Detail

WilliWear Map Print

Grid map print in black ink on white fabric
1

The WilliWear Map Print design adapted a section of South Flushing, Queens, in repeating grids, including the sites of the 1939 and 1964 World’s Fairs, and a series of parks, botanical gardens, and cemeteries that were mined, landfilled, and landscaped by Robert Moses and private developers for most of the 20th century. 

2

In this design, Smith renamed Kissena Park, the former home of a 19th-century exotic tree nursery that was once intended to become the Central Park of Queens, as WilliWear Park. With this gesture, Smith appropriated a historic tool of control and segregation, subverting the racist, discriminatory, and violent practices of land colonization and zoning, and centering his own perspective.  

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The pattern for the WilliWear Map Print, along with the other eye-catching patterns for the 1986 Urban Optics collection, was designed with Martha Nutt, a young Rhode Island School of Design graduate whom Smith hired as an in-house textile designer after falling for the moiré optical patterns and fabric grid motifs populating her portfolio. Nutt’s sketches were translated into black and white for the collection; then, together, she and Smith conceived the WilliWear Map Print, a grid on repeat to be executed in black pigment on white cotton poplin. The print was used for various garments, including a voluminous skirt (from which this detailed image was taken) with extended back and front panels reminiscent of an early modern-era tailcoat.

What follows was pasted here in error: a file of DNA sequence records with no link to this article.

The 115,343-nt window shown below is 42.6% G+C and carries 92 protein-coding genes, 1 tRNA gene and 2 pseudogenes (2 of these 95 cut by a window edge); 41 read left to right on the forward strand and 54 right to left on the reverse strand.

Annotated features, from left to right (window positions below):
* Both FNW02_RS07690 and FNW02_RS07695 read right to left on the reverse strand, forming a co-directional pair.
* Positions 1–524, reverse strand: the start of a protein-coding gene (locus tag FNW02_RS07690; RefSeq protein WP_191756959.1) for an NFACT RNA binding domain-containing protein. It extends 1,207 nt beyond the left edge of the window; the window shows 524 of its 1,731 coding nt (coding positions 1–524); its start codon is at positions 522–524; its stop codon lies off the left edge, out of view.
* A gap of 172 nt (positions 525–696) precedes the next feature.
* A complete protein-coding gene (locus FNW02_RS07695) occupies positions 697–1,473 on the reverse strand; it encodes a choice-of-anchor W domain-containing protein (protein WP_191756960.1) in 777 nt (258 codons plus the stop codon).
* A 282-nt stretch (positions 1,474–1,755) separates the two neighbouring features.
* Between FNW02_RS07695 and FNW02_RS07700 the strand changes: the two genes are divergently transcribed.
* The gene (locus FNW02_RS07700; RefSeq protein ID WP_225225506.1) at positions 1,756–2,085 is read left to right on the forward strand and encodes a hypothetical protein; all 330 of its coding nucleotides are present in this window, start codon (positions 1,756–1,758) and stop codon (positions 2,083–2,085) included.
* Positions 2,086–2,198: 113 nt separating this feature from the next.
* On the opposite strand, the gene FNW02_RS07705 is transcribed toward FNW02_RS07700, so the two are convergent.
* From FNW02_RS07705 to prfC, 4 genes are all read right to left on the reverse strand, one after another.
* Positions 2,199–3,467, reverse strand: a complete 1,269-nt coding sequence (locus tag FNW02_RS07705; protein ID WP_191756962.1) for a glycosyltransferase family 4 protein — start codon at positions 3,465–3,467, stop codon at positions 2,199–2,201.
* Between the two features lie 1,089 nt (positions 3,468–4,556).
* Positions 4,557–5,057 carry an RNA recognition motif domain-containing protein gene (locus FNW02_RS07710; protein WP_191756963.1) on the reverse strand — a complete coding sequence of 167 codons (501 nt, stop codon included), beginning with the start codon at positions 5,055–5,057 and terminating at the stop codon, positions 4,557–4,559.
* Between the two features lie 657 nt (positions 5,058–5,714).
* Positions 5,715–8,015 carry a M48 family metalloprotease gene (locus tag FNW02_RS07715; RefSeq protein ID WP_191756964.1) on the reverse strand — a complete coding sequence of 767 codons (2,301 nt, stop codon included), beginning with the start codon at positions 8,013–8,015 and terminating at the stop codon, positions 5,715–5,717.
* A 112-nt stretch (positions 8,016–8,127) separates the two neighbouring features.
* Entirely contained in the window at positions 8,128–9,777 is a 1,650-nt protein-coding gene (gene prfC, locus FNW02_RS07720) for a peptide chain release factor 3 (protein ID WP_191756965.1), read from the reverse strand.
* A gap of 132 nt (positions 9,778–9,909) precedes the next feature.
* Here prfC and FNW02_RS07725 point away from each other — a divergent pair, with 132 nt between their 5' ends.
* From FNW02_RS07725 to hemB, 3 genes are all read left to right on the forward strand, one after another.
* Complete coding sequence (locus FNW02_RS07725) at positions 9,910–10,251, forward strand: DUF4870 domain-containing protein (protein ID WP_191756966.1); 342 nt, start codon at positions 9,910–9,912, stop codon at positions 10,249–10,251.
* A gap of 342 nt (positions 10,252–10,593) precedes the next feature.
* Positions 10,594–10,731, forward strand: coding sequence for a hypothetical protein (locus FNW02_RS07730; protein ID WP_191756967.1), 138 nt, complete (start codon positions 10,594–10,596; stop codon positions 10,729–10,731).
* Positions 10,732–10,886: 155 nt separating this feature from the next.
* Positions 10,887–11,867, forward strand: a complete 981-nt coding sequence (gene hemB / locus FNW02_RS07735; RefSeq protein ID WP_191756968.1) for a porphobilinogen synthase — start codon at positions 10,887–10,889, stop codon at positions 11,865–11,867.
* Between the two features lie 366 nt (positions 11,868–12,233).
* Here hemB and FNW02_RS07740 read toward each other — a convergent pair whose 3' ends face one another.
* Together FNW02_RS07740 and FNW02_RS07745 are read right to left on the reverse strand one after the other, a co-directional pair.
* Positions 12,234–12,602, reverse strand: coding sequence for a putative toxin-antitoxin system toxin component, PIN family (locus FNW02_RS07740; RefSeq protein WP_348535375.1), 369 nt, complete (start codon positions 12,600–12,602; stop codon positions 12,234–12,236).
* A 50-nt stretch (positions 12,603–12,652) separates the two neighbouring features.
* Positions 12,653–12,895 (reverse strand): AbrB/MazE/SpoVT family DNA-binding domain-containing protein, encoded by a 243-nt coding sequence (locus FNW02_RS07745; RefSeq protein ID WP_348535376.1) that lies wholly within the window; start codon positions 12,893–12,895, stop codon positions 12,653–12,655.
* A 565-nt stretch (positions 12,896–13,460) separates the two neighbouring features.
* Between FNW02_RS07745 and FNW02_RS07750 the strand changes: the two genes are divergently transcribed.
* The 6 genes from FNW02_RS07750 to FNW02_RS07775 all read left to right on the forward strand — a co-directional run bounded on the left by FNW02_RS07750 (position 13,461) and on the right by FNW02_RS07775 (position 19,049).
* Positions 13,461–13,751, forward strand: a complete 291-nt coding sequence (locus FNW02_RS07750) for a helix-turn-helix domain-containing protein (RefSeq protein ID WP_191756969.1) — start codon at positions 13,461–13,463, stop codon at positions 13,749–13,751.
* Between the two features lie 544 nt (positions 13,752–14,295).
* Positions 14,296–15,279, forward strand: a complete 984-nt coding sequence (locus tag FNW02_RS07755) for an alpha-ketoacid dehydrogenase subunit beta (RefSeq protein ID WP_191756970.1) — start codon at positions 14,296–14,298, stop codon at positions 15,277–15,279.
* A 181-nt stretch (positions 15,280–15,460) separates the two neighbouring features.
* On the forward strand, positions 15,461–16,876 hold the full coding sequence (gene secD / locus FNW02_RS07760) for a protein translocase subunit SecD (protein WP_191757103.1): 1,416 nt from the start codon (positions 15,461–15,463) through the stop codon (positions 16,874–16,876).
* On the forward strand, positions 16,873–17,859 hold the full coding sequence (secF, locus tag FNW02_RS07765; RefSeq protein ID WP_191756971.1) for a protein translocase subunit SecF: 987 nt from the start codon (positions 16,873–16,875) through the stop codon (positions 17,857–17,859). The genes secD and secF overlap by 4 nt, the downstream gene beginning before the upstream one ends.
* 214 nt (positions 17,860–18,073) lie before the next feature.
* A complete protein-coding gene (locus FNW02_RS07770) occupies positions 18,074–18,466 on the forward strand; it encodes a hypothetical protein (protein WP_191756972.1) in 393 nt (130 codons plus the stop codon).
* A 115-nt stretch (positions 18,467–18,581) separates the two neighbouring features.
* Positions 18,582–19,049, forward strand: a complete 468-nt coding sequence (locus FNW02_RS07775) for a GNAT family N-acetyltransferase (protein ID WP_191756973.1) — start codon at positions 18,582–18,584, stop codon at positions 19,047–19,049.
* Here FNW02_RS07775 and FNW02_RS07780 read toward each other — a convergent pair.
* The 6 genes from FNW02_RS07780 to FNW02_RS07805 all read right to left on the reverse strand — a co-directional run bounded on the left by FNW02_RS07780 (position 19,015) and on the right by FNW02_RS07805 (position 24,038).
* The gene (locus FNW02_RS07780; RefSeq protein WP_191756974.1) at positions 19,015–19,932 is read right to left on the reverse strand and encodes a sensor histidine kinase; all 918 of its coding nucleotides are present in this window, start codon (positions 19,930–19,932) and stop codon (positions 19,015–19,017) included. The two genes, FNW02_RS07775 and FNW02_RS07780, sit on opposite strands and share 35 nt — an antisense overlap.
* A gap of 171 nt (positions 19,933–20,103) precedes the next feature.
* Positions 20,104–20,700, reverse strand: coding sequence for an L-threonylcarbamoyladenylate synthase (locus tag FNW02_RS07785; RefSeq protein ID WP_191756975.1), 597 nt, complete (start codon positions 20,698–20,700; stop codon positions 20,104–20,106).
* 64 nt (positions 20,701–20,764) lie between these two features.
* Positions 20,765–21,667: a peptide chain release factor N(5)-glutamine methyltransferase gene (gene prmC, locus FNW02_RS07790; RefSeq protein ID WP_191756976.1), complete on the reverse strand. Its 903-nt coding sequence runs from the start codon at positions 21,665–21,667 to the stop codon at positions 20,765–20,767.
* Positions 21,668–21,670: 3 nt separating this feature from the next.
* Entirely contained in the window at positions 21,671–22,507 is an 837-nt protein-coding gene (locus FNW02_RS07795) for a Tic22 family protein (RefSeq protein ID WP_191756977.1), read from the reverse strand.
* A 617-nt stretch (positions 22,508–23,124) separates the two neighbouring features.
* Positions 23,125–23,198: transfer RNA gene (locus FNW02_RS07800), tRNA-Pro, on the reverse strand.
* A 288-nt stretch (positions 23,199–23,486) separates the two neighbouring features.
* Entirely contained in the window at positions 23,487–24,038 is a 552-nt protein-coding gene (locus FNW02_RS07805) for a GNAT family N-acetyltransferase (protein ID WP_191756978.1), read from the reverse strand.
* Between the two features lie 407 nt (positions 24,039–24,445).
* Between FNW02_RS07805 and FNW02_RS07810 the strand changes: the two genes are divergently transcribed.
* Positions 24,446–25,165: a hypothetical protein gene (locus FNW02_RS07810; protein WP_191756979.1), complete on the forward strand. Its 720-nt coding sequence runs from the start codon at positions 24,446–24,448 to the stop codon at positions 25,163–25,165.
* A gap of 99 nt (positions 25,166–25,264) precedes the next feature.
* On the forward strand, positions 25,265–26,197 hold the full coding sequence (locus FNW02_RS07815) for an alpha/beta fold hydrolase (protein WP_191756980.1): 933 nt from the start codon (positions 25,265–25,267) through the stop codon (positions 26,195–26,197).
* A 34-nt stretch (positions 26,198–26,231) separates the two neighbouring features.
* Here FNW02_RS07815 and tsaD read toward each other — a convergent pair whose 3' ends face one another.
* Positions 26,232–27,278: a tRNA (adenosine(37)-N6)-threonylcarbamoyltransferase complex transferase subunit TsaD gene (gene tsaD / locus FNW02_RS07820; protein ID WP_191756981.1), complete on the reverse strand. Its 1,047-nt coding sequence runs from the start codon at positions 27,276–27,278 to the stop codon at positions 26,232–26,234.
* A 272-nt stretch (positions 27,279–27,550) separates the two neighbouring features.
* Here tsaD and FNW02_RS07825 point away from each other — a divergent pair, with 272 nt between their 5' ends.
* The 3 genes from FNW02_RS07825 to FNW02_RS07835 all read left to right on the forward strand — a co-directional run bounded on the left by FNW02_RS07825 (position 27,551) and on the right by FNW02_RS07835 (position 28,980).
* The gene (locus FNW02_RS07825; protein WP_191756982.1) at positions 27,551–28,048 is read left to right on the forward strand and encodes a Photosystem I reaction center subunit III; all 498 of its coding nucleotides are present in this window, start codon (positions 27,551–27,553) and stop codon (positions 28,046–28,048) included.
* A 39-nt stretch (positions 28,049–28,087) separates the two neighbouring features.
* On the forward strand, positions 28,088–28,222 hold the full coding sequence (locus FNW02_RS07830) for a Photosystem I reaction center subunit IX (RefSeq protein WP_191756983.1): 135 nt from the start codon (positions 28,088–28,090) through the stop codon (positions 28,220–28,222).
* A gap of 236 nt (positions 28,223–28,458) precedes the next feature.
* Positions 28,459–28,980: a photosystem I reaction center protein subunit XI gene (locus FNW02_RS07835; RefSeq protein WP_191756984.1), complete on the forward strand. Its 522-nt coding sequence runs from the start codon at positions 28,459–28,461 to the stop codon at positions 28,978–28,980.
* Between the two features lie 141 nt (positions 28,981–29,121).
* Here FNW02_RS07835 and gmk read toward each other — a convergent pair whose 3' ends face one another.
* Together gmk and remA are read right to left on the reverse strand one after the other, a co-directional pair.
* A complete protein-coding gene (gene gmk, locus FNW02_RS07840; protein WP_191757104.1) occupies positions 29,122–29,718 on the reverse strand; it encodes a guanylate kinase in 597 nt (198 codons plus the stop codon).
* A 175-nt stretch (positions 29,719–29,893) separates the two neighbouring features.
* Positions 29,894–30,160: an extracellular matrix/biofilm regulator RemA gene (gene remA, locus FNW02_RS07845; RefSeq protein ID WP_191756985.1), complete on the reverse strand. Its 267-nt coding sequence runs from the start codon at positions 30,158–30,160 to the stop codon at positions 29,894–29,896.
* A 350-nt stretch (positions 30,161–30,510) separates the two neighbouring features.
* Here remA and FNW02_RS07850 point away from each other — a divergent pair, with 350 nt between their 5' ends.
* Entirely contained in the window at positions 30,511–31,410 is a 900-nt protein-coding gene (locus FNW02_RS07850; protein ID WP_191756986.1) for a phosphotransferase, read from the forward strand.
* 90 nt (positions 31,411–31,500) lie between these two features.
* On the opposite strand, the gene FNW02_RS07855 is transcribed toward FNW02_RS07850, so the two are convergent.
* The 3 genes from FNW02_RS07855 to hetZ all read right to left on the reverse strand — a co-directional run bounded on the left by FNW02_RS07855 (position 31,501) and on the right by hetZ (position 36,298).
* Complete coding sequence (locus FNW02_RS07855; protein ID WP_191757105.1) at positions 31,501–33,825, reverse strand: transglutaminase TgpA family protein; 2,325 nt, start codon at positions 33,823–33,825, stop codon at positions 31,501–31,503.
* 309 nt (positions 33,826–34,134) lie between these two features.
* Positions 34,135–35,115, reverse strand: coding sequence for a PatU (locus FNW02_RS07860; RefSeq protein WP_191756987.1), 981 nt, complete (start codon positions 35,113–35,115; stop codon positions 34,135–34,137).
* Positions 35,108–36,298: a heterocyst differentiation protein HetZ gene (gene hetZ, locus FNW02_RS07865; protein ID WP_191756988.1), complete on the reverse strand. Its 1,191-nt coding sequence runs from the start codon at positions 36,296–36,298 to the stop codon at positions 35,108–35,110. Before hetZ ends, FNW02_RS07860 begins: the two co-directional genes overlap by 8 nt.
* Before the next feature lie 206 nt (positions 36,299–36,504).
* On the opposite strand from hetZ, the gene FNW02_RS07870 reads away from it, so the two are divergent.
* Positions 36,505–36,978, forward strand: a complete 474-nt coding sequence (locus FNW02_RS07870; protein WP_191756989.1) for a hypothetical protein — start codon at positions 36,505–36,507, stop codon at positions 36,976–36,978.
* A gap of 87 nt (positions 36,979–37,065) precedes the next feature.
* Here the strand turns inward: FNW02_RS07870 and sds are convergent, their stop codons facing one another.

Smith incorporated evocative patterns into his collections for both Digits and WilliWear. These patterns were not limited to garments and could be found on graphic materials and publications. The printed designs carried messages that alluded to Smith’s research, values, and identity. Smith sometimes wove subversive messages into his patterns, which were not recognized by many of his customers but were significant to those who were actively disenfranchised by social norms and understood the messages being conveyed. For the Map Print in the WilliWear Summer 1986 collection, titled Urban Optics, Smith forged new tactics for liberation through subversion and hypervisibility.

Detail of Map Print Skirt, Willi Smith for WilliWear, Summer 1986 Collection, 1986. Photographed by Matt Flynn © Smithsonian Institution

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